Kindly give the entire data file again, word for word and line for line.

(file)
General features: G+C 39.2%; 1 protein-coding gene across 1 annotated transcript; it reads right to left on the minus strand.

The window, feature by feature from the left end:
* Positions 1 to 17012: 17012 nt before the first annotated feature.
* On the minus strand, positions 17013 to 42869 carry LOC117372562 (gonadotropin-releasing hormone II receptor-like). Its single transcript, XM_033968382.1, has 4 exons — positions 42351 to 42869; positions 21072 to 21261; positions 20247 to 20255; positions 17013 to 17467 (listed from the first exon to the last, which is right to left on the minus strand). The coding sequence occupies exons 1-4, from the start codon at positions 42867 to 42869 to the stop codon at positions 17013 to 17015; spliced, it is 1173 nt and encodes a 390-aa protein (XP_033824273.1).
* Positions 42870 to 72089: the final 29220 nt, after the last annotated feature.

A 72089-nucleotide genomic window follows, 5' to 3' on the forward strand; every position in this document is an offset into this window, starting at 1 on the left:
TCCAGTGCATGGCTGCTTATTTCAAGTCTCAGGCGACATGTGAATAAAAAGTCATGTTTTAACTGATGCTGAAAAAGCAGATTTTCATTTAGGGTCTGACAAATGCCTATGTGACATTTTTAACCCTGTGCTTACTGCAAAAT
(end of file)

General features: G+C 39.2%; 1 protein-coding gene across 1 annotated transcript; it reads right to left on the minus strand.

The window, feature by feature from the left end:
* Positions 1 to 17012: 17012 nt before the first annotated feature.
* On the minus strand, positions 17013 to 42869 carry LOC117372562 (gonadotropin-releasing hormone II receptor-like). Its single transcript, XM_033968382.1, has 4 exons — positions 42351 to 42869; positions 21072 to 21261; positions 20247 to 20255; positions 17013 to 17467 (listed from the first exon to the last, which is right to left on the minus strand). The coding sequence occupies exons 1-4, from the start codon at positions 42867 to 42869 to the stop codon at positions 17013 to 17015; spliced, it is 1173 nt and encodes a 390-aa protein (XP_033824273.1).
* Positions 42870 to 72089: the final 29220 nt, after the last annotated feature.

A 72089-nucleotide genomic window follows, 5' to 3' on the forward strand; every position in this document is an offset into this window, starting at 1 on the left:
TCCAGTGCATGGCTGCTTATTTCAAGTCTCAGGCGACATGTGAATAAAAAGTCATGTTTTAACTGATGCTGAAAAAGCAGATTTTCATTTAGGGTCTGACAAATGCCTATGTGACATTTTTAACCCTGTGCTTACTGCAAAAT